As I start my 31 days of heart conversations I have been thinking about having conversations or discussions with my kids; what that looks like and how they have benefited our family life.
When we have discussions with our kids – that is, when we ask them questions or they ask us questions and we toss thoughts back and forth – adding to each others understandings – then our children are learning far more than the truth being discussed (though there is no doubt that would be of value enough).
Discussions help our children to
- express themselves orally
- develop and extend their vocabulary
- think critically – to analyse, compare, contrast, reflect, question
- develop ideas
- establish beliefs
- learn to listen
- learn to ask questions
- learn to respect others opinions or values
- learnt to defend their opinion or value
- be willing to learn from others (humility)
We need to remember that discussions are not monologues, neither are they debates. Discussions are respectful conversations about a topic. We may get passionate, but we never get condescending, arrogant or impatient.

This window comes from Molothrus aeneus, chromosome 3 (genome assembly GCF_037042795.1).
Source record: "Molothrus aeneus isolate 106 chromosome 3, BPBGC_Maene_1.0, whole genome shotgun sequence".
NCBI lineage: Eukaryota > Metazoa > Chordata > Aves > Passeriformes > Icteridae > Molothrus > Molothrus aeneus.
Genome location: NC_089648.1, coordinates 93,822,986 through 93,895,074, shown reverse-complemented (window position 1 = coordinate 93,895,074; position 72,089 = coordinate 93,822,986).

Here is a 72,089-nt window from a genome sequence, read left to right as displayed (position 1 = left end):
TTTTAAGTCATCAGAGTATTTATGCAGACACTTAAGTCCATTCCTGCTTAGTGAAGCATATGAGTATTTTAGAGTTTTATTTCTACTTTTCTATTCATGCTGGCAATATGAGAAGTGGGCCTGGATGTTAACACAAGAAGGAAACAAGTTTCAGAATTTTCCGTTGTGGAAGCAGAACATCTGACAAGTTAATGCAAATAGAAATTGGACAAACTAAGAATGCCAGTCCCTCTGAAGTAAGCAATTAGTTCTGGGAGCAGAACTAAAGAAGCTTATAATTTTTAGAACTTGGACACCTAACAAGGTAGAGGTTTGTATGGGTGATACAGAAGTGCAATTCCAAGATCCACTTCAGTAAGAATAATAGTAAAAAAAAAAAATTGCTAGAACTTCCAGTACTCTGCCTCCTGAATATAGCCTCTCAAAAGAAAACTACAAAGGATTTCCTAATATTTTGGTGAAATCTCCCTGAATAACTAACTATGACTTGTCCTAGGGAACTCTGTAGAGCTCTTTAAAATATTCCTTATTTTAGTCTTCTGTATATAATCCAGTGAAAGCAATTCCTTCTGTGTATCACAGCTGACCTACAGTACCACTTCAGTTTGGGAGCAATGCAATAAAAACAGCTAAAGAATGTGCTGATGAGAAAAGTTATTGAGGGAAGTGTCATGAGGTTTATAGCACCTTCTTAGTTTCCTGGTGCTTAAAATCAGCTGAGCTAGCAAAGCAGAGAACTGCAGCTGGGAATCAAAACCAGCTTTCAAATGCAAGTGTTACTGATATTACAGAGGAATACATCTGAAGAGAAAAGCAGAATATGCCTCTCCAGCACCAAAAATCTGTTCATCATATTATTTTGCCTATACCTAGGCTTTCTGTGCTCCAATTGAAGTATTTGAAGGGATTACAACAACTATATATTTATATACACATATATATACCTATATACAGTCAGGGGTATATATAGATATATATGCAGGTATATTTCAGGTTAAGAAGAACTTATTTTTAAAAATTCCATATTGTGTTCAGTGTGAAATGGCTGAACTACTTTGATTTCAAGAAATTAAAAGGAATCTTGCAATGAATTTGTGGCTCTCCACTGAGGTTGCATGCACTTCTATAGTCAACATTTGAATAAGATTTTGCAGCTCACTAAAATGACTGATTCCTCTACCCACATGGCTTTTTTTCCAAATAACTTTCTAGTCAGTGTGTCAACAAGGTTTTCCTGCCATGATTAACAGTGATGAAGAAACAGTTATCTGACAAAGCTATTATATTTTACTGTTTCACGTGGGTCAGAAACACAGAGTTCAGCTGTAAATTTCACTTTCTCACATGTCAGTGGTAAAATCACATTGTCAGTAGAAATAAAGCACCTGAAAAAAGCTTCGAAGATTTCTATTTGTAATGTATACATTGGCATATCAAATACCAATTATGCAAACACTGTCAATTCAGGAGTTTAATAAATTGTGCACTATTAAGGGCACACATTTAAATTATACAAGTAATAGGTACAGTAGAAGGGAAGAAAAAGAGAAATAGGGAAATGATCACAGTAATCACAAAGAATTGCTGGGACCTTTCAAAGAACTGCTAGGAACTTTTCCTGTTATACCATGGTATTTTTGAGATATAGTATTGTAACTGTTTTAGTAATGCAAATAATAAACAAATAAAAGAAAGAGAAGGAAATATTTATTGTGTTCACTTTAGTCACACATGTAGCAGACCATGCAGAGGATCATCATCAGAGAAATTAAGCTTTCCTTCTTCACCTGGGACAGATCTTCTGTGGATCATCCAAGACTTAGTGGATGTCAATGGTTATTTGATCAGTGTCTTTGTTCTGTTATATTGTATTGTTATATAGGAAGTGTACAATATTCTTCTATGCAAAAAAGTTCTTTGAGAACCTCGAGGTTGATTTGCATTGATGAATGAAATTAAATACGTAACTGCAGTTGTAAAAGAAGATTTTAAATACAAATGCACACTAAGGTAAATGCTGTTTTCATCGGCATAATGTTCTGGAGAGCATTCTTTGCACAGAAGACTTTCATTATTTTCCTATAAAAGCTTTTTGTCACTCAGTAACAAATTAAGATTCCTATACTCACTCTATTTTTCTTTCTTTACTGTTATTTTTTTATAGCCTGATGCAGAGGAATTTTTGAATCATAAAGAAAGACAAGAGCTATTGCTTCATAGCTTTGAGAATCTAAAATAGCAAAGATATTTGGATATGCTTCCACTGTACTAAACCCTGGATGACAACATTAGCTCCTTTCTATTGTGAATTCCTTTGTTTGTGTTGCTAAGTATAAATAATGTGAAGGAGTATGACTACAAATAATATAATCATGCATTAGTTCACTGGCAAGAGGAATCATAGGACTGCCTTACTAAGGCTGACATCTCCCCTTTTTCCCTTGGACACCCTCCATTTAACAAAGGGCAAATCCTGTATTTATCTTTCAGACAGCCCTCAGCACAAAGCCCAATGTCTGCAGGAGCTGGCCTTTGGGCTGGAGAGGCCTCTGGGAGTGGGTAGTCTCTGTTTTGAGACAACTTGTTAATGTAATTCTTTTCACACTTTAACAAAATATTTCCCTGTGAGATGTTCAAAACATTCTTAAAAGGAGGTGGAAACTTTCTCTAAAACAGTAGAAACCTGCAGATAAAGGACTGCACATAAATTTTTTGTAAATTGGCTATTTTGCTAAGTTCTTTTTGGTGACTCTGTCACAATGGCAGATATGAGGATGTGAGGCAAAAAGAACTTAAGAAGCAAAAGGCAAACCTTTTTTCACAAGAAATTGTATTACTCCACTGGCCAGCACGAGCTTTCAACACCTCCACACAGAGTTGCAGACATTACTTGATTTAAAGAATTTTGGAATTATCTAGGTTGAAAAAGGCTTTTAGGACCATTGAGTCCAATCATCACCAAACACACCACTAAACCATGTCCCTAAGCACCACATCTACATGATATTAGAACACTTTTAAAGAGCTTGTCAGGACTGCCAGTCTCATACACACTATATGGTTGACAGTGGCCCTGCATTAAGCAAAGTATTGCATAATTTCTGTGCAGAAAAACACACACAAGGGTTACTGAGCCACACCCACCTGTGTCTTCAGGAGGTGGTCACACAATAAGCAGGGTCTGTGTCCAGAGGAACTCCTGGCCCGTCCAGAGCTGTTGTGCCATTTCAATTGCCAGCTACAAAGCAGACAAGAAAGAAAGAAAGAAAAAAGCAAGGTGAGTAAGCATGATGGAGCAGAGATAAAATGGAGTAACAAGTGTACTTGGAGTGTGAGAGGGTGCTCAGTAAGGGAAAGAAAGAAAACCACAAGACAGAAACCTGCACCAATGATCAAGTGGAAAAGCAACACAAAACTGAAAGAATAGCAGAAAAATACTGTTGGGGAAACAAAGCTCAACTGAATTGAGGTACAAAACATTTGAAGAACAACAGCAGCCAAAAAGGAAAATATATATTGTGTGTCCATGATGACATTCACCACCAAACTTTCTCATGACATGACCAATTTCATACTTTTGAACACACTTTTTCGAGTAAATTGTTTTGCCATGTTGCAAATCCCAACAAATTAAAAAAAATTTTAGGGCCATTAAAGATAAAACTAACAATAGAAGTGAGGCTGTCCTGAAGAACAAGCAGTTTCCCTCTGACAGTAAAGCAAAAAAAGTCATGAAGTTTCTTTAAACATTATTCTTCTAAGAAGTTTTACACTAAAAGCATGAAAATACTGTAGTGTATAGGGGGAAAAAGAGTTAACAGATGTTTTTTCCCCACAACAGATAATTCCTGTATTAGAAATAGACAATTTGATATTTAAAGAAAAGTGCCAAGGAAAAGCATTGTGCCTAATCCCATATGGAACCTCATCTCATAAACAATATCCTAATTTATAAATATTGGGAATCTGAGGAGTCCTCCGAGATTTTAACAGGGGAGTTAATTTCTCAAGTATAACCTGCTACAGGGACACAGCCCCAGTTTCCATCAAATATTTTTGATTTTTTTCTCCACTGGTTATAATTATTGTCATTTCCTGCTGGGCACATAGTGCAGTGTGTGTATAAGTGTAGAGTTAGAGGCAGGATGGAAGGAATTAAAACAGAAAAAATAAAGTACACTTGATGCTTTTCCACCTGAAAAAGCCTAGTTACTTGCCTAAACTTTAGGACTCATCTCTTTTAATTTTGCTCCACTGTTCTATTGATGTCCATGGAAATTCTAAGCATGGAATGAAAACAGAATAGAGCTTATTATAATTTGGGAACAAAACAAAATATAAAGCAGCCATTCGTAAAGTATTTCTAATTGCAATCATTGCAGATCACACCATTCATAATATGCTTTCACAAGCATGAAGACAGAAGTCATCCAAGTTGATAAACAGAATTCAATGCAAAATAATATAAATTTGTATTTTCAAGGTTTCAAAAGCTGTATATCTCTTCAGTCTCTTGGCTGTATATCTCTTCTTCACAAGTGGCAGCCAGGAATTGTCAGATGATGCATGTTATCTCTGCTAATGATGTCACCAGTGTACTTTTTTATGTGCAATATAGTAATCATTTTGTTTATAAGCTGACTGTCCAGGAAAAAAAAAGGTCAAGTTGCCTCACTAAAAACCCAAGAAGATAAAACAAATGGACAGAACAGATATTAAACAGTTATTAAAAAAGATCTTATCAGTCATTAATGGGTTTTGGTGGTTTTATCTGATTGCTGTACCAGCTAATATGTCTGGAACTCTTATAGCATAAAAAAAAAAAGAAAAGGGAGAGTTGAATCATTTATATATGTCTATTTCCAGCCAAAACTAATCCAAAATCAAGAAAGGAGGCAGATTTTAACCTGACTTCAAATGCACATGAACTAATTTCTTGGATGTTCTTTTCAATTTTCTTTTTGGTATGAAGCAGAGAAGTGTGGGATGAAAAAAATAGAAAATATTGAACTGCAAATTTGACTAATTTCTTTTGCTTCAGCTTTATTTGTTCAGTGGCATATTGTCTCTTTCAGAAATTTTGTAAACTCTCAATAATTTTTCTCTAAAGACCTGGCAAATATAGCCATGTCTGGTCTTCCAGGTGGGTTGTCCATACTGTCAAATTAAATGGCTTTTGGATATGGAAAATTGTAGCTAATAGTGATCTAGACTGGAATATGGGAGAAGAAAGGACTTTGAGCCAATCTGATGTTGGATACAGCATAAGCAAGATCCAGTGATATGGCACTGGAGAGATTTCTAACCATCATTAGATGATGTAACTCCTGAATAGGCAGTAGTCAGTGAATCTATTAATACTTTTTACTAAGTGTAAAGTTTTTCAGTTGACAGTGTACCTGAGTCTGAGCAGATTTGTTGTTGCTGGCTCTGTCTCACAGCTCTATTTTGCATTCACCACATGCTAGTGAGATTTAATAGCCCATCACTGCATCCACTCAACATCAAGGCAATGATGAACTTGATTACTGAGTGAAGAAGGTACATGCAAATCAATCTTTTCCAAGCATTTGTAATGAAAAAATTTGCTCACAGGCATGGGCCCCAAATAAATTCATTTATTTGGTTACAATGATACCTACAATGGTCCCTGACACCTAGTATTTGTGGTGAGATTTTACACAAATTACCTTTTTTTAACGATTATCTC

A family culture of discussions opens up topics to the children that may otherwise not be introduced to them. Discussions connect one person’s passion and interests to the other members of the family. By listening to and questioning each other we learn from each other.
Discussions are a huge part of ‘capturing our children’s hearts’. To capture their hearts means that their heart (their beliefs, passions, character, determinations) are along the same lines as our own (or more importantly, Gods!) This only happens when we have relationship with our children – when they get to know us and we get to know them. In the context of relationship I am able to share my beliefs and passions with my children in a way that makes sense to them, in a way they can connect with and in a way that invites them to join me.
My newsletter this week was about conversations and asking our kids questions to help them arrive at a belief. (Check out the archive here.) Asking questions is a part of generating discussions. The key point in my newsletter though is that just because we invite our children into conversation, it does not take away the responsibility we have to teach them the truth.
Have you thought about the truths that you really want your children to understand? Join me for 31 days of heart conversation as I share the truths that have shaped our family.